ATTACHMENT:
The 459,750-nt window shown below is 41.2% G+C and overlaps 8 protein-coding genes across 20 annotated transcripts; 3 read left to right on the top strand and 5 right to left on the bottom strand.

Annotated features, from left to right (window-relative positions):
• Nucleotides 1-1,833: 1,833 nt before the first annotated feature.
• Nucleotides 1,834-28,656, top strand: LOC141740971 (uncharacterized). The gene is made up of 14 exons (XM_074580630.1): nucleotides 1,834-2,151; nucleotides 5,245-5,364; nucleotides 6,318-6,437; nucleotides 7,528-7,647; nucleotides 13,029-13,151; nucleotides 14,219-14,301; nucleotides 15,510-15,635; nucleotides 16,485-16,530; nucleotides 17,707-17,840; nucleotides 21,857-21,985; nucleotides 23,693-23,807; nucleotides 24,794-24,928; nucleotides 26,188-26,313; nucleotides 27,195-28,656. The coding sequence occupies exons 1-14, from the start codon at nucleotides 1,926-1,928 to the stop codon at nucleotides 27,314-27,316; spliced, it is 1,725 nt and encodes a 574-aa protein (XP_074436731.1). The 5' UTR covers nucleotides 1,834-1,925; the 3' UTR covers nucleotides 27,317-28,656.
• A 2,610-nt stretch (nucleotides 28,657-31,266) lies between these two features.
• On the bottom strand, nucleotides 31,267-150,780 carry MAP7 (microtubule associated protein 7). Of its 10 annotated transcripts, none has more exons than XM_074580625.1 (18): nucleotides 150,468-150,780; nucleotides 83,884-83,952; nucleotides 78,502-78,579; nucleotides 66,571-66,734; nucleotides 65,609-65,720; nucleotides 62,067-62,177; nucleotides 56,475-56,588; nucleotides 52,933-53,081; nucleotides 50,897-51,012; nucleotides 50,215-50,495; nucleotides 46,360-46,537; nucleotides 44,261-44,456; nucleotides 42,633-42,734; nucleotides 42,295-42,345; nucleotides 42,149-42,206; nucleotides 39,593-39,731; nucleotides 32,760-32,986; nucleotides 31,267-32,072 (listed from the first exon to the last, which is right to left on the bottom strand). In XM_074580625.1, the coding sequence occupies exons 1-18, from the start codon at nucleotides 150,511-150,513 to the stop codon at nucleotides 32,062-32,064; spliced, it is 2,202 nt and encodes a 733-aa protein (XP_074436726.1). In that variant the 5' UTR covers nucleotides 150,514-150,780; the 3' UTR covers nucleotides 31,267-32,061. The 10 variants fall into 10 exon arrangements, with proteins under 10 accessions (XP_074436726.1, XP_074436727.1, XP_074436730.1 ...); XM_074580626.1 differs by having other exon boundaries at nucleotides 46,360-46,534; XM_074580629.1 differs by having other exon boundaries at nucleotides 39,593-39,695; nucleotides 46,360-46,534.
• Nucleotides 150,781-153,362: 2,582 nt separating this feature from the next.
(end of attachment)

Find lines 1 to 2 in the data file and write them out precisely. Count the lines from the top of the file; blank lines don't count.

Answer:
The 459,750-nt window shown below is 41.2% G+C and overlaps 8 protein-coding genes across 20 annotated transcripts; 3 read left to right on the top strand and 5 right to left on the bottom strand.

Annotated features, from left to right (window-relative positions):